For instance, of course we have Oz Minerals (OZL) at the moment under takeover threat and that will come to pass from BHP in April/May. That deal will go through and there is nothing in it. But there are plenty of others out there at the moment, private equity has been very busy, as to have been corporates around the world, which are obviously using the lower Aussie dollar as a big, big factor in buying up our companies. We are on sale!
The latest of course last week was Liontown (LTR) which received a bid from Albemarle at $2.50. That was the third bid that LTR had received from Albemarle. the first one that they actually made public, of course, but it was the third bid. The market thinking is that they will come back and pay more too, in order to get the board and the major shareholder, Tim Goyder, onside with the bid. Of course, that is always a risk they may just walk away, then may also look at another company instead. They only have around 4.3% according to the latest filing.
So here is the Harry Kane Portfolio.
All these companies are under some sort of M&A approach. Some will fail. Some will succeed. All will take time. But they are the stock market equivalent of the Harry Kane tap in. Some are gimmes, some have risk that the bidder will walk away.
There is also the Newcrest (NCM) bid by Newmont but given it is a share-based deal, that increases the risk and makes it more complicated. Same applies to Healius (HLS).
There may be more out there as I have yet to find a definitive list from the ASX of stocks that are under takeover.
Now buying into Arbitrage situations may not be for everyone. But the important thing is the Harry Kane principal. Try and be in the right place, at the right time to take the easy chances. A goal is a goal. Taking easy wins, can be far more lucrative than swimming against the tide or trying to time a turn around. That can be really tough to do.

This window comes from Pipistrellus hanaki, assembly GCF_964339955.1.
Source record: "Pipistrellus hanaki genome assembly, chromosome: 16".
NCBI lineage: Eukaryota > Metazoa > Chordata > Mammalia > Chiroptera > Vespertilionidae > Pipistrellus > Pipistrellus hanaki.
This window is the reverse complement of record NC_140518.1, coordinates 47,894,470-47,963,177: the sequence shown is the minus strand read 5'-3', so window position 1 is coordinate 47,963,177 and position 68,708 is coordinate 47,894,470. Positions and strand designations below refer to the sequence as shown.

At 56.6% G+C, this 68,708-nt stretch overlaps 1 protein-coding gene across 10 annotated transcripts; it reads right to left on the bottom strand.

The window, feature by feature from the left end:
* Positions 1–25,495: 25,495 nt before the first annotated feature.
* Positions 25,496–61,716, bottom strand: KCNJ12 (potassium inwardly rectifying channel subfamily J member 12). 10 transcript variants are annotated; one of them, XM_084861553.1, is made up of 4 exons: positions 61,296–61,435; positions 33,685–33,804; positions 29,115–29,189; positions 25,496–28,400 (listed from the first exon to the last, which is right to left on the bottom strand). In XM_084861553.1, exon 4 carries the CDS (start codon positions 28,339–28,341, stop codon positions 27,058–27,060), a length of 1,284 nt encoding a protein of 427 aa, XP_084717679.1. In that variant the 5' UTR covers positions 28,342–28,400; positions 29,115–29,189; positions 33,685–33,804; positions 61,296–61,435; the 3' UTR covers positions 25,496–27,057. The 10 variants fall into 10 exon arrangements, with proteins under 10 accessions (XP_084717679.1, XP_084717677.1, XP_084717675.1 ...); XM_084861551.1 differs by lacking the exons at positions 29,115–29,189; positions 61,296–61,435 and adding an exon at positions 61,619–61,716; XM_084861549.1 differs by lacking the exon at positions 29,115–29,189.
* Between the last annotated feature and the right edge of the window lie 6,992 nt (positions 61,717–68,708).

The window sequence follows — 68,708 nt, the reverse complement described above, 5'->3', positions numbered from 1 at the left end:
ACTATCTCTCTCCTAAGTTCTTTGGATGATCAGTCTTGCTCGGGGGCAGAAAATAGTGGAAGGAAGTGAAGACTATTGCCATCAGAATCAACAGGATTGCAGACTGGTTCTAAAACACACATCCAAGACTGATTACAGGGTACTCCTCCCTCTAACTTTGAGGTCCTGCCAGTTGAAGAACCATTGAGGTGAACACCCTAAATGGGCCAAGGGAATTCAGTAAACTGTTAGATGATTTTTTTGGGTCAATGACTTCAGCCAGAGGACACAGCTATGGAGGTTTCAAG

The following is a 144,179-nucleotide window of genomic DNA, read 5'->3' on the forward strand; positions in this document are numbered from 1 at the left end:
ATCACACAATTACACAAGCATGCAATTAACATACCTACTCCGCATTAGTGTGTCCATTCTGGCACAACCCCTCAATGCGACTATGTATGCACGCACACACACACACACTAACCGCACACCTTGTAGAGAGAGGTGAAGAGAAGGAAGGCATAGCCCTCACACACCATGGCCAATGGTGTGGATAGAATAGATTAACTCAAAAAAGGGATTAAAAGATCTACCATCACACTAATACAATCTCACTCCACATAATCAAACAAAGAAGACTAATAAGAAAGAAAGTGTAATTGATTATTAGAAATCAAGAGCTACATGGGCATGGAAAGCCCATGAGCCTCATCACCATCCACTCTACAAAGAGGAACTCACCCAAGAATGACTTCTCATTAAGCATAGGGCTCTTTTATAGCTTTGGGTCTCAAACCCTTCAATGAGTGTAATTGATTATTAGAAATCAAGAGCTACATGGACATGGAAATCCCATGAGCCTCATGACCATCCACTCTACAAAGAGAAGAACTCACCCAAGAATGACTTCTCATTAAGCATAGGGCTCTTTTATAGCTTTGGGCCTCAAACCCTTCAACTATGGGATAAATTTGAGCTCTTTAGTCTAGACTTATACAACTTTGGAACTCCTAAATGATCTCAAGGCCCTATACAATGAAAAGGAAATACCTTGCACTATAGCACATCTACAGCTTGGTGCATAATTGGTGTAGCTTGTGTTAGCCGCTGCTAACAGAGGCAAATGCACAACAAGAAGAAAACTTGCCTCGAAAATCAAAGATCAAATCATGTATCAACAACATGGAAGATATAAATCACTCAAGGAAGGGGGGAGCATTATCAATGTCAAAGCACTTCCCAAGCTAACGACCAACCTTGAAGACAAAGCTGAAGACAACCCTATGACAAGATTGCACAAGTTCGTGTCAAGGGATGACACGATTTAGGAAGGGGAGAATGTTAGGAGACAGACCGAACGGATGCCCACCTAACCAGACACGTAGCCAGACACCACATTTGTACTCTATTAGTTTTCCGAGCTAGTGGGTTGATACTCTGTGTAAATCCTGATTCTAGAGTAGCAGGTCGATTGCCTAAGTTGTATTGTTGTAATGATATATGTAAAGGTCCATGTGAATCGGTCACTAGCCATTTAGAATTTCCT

It is a big market. There are always opportunities. Some are tough calls. They may be spectacular when you get them right (TikTok stuff). But the easy tap ins from 6 yards out, are still goals. Hunt for those. Be in the right place, at the right time. Be like Harry. You want to be a ‘hoax’ just like him. Not a bad thing to be with your investments.
Analysis as at 31 March 2023. This information has been provided by Marcus Today (AFSL is 473383), for WealthHub Securities Ltd ABN 83 089 718 249 AFSL No. 230704 (WealthHub Securities, we), a Market Participant under the ASIC Market Integrity Rules and a wholly owned subsidiary of National Australia Bank Limited ABN 12 004 044 937 AFSL 230686 (NAB). Whilst all reasonable care has been taken by WealthHub Securities in reviewing this material, this content does not represent the view or opinions of WealthHub Securities. Any statements as to past performance do not represent future performance. Any advice contained in the Information has been prepared by WealthHub Securities without taking into account your objectives, financial situation or needs. Before acting on any such advice, we recommend that you consider whether it is appropriate for your circumstances.